As a kid, I used to hate broccoli. Whenever my mother would cook it, I would make up all sorts of elaborate fibs hoping she wouldn't make me eat it (although they never worked). But when I became an adult, I grew to love this green vegetable and enjoy it in a variety of dishes. I've since discovered that broccoli is not just healthy, it's 'super' healthy - and I wanted to share the good news with you today.
Interesting Broccoli Facts:
Broccoli was first cultivated in Italy back in the 6th-century B.C.E., and its name comes from the Italian broccoli meaning “the flowering crest of a cabbage”. The broccoli is a member of the cabbage family, along with the radish, turnip, mustard, and more. It was introduced to the United States by Italian immigrants in the 1920s and wasn’t wildly known until then. 77% of the world's broccoli is produced in China and India. The part of the broccoli we eat is the flower and the stem.
Broccoli is rich in antioxidants, such as Vitamin C, which reduces and prevents the damages caused by free radicals, such as pigmentation and wrinkling. In addition, the health content of Vitamins B and E aids in giving your skin a healthy glow.
Using broccoli extract instead of sunscreen has been shown to provide a better level of protection than sunscreen. While sunscreen absorbs UV radiation, preventing it from reaching your skin, broccoli extract gets absorbed into your skin, defending it from the inside-out. It was also shown that its effects can last up to three days while sunscreen is only good for several hours at most.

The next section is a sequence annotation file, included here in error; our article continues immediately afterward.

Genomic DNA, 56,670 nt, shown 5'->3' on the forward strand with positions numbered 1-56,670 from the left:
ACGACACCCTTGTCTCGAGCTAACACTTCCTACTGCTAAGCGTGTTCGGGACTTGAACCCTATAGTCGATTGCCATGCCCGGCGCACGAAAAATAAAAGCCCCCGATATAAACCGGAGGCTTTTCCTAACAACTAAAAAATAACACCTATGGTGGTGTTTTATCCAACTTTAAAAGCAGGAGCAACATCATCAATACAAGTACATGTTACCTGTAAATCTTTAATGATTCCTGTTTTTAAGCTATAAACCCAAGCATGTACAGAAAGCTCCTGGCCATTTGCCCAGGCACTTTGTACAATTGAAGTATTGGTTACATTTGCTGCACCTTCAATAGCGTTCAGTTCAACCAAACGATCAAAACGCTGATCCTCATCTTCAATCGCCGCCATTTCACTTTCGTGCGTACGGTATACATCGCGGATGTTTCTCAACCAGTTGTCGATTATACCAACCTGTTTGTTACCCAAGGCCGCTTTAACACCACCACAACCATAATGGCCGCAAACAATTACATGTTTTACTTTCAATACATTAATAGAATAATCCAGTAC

During pregnancy, women need to consume large amounts of folate, and broccoli has it in abundance. Folate helps prevent neurological and spinal defects in the fetus.
Broccoli contains chromium, which is effective in regulating insulin levels and thus keeping diabetes symptoms at bay.
Rich in iron and folic acid, broccoli is one of the best foods for preventing and treating anemia, as well as improving your levels of hemoglobin.
The high levels of calcium, potassium, omega-3, and magnesium help improve blood flow in the circulatory system, and even reduce LDL levels (“bad cholesterol”).
Your immune system needs nutrients such as trace minerals, zinc, and beta-carotene – all of which are quite common in broccoli.
The zinc, magnesium, and calcium, along with Vitamin K and phosphorus help prevent bone-related ailments and strengthens the bones.
Broccoli contains antioxidants such as lutein and carotenoid, which help in deterring cataracts and macular degeneration. It also contains Vitamin A, which is known to aid in improving vision in low-light conditions, as well as discerning colors.
Broccoli is low in calories, making it ideal for dieting.
Your body needs to be able to get rid of waste and contaminants, and that’s where broccoli comes into play: containing rare nutrients like glucobrassicin, glucoraphanin, and gluconasturtiin, all of which are effective in eliminating toxins.
The erucic acids in broccoli give your hair a lovely, natural shine.
All of the amazing nutrients we’ve discussed help prevent damage to your blood vessels, reducing the risk of a stroke or heart attack.
The glucoraphanin in broccoli can be converted in the body into a cancer-fighting chemical called sulforaphane, and the indole-3 carbinol helps reduce the risk of breast, cervical and prostate cancer.
Vitamins A and C aid in moisturizing your scalp, while the calcium in the broccoli helps strengthen your hair follicles.